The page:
Block swapping between haplotypes provides a footprint to trace evolution. The shared ancestral block, which encompasses the HLA-DRB1 and HLA-DQB1 loci (DR3-DQ2), is present in a number of ethnically diverse populations (Fig. 5). Similarly, other ancient, highly diverged DR-DQ blocks, such as DR15-DQ6, are also carried on diverse and widely distributed haplotypes. This suggests that numerous highly diverged, ancestral blocks are maintained in the population, and recombination enables their occasional inclusion into different haplotype backgrounds across populations, where they may be selected in response to new disease challenges. In other words, swapping of ancestral blocks is a potential mechanism, whereby certain allelic combinations with immunological advantage, in terms of HLA functions and binding specificities for example, can spread across haplotypes and populations.

Figure 5
Frequencies of the DR3-DQ2 haplotype within 18 populations. The figure represents the ethnic diversity of DR3-DQ2 haplotype distribution (NCBI dbMHC).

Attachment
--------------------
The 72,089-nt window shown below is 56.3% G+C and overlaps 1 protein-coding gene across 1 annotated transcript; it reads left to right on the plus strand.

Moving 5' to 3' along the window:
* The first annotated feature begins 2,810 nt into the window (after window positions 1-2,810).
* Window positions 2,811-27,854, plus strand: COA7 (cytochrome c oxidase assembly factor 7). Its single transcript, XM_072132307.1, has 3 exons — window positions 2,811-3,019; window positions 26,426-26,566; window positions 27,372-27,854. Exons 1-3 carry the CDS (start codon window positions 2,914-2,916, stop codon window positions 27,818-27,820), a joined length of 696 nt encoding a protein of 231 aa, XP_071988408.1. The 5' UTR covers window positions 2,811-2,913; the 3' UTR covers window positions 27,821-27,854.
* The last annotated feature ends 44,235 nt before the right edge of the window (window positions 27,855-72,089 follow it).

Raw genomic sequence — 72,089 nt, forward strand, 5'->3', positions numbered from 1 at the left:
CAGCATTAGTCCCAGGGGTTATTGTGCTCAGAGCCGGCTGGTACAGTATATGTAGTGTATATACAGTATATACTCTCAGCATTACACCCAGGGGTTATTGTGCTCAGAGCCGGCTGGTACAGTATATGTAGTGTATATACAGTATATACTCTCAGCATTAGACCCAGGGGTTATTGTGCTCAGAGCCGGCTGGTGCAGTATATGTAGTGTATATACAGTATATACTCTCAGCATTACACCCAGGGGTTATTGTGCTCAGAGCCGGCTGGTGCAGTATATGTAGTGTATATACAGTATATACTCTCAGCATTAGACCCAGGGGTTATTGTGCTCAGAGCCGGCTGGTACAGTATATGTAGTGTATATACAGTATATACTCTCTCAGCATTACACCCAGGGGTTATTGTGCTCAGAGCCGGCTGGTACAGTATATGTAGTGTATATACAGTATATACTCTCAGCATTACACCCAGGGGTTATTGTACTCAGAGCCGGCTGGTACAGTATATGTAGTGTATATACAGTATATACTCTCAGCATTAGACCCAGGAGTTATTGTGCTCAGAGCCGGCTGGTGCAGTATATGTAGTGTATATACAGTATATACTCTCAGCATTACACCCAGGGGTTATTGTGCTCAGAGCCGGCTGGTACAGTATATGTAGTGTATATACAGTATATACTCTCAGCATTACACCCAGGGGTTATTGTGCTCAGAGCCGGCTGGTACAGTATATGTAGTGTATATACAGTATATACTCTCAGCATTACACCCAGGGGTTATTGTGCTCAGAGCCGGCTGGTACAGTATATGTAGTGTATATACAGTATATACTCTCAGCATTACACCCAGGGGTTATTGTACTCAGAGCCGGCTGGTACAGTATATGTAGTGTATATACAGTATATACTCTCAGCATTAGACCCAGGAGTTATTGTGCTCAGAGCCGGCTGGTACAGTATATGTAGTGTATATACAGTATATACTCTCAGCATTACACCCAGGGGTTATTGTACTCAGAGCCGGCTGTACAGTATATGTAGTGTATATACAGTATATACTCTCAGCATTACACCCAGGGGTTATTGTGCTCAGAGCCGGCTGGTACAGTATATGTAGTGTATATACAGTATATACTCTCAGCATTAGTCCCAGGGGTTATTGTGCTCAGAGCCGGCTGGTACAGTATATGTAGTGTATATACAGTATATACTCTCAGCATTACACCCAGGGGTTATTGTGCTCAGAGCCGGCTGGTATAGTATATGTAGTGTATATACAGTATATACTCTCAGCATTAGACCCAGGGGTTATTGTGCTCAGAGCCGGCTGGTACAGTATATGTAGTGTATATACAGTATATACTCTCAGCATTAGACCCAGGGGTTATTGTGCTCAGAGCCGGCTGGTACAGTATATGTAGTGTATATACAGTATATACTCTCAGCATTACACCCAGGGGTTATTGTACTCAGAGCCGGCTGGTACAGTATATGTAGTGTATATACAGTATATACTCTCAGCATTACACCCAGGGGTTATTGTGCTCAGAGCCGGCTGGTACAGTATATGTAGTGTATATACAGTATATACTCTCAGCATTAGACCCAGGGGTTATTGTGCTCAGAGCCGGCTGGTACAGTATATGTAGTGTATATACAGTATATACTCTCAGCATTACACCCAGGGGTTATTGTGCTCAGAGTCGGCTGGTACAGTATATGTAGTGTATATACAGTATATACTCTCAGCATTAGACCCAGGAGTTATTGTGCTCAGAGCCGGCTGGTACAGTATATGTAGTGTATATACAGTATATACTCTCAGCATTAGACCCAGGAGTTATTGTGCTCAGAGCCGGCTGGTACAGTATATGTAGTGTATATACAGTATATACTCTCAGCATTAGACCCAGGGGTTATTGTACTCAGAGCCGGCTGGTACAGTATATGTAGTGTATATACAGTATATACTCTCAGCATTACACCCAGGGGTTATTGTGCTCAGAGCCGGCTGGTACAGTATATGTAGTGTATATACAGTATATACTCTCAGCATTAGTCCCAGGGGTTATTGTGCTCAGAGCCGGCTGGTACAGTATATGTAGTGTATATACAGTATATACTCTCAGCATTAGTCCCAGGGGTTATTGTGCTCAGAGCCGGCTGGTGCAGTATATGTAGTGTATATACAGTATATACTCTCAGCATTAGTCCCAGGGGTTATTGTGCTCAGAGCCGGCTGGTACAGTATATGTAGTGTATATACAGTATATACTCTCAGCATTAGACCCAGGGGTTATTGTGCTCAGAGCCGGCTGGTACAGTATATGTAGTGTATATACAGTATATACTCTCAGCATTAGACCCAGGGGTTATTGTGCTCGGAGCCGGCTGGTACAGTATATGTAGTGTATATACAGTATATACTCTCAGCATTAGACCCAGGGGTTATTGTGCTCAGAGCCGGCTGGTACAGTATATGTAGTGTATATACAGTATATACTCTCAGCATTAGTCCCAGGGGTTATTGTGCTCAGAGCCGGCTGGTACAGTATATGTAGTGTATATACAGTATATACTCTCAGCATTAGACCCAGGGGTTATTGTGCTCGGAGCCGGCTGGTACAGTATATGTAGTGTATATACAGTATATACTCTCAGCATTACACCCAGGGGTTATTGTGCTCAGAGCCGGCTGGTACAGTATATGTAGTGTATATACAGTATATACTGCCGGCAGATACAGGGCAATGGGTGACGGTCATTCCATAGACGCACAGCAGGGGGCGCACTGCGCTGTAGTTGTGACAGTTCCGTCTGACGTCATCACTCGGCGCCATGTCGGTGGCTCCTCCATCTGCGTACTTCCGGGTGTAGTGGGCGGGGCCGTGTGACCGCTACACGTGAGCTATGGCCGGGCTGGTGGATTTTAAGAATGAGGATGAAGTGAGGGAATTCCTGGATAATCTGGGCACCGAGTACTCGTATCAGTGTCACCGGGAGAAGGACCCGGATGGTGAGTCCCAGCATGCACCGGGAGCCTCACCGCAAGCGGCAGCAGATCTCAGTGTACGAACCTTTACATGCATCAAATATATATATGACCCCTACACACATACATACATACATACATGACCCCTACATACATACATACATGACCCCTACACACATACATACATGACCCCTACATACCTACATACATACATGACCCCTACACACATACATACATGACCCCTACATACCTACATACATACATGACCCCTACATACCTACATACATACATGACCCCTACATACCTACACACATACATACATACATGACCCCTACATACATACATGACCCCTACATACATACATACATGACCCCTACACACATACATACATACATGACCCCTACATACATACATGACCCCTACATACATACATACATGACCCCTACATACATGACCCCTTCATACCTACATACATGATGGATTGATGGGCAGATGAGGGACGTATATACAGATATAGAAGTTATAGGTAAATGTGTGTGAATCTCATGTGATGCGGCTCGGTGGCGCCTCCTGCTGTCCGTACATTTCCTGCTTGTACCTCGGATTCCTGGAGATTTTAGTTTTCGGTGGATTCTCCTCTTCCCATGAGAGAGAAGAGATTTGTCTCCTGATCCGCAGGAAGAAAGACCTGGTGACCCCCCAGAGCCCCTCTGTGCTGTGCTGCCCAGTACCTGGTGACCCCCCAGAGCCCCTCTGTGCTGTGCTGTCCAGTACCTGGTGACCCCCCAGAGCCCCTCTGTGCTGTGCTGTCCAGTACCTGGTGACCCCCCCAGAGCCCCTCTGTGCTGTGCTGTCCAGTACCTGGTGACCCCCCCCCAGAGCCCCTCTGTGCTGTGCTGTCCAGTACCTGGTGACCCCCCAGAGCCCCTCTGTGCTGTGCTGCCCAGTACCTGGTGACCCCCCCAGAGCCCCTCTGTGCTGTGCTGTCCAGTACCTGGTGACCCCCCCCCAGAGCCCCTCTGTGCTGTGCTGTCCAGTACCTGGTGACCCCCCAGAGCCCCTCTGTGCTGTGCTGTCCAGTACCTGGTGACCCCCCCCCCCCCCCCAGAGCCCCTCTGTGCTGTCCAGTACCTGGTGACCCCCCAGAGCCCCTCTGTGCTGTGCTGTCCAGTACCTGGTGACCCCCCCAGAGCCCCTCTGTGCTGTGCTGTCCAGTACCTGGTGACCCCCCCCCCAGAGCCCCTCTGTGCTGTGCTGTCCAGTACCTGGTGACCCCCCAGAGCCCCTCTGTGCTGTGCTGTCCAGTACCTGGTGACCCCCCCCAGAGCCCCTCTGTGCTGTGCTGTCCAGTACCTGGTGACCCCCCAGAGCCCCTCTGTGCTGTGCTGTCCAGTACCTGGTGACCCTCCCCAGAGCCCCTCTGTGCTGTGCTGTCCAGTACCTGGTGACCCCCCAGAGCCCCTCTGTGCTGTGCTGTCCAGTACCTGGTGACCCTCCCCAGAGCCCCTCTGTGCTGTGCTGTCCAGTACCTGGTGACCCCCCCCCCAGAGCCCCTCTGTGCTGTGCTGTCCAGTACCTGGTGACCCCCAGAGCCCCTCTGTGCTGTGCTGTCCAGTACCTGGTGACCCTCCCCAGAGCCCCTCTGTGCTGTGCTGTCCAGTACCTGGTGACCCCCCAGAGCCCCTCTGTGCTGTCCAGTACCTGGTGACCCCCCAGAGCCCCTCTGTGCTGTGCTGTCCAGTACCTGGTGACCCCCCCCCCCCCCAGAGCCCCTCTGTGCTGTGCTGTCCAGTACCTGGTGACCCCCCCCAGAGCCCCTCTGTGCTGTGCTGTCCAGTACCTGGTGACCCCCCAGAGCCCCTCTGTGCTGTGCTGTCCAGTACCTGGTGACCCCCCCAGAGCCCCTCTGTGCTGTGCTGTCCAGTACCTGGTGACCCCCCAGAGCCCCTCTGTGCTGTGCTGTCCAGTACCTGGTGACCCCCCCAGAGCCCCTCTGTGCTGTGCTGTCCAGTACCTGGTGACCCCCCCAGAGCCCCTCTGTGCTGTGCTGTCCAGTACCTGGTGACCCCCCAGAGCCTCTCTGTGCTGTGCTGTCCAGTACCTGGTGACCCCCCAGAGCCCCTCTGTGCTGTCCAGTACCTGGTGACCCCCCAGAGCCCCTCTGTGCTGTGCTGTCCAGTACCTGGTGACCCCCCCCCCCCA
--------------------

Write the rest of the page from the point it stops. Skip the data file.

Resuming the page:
Tempting as it may be to speculate that the spread of ancestral blocks by interhaplotype exchange may have been driven by selection, the frequency gradients between populations of the derivative haplotypes could conceivably be the outcome of neutral genetic drift and demographic history (Gherman et al., 2007). Further population studies will elucidate whether these stable ancestral sequences carry a particular selective advantage that were key to disease resistance or survival in the evolutionary history of humans.

Long-range haplotypes

LD varies markedly along the MHC but in general LD decay over the region falls within the typical range of genome distribution (Miretti et al., 2005; The International HapMap Consortium, 2005; de Bakker et al., 2006b). However, extensive LD is evidenced by the relatively high occurrence of a handful of distinct long-range haplotypes. These haplotypes have long been of interest because of their prevalence and strong associations with complex diseases, yet the mechanisms for their generation are still unclear. Several possible explanations exist for long-range LD, including low recombination rate and polymorphic inversions. Another is maintenance of functionally coordinated sets of alleles by selection. A simpler explanation would be that strong positive selection for a component of these haplotypes has expanded their frequency in recent evolutionary history, creating founder haplotypes that have had inadequate evolutionary time to degrade.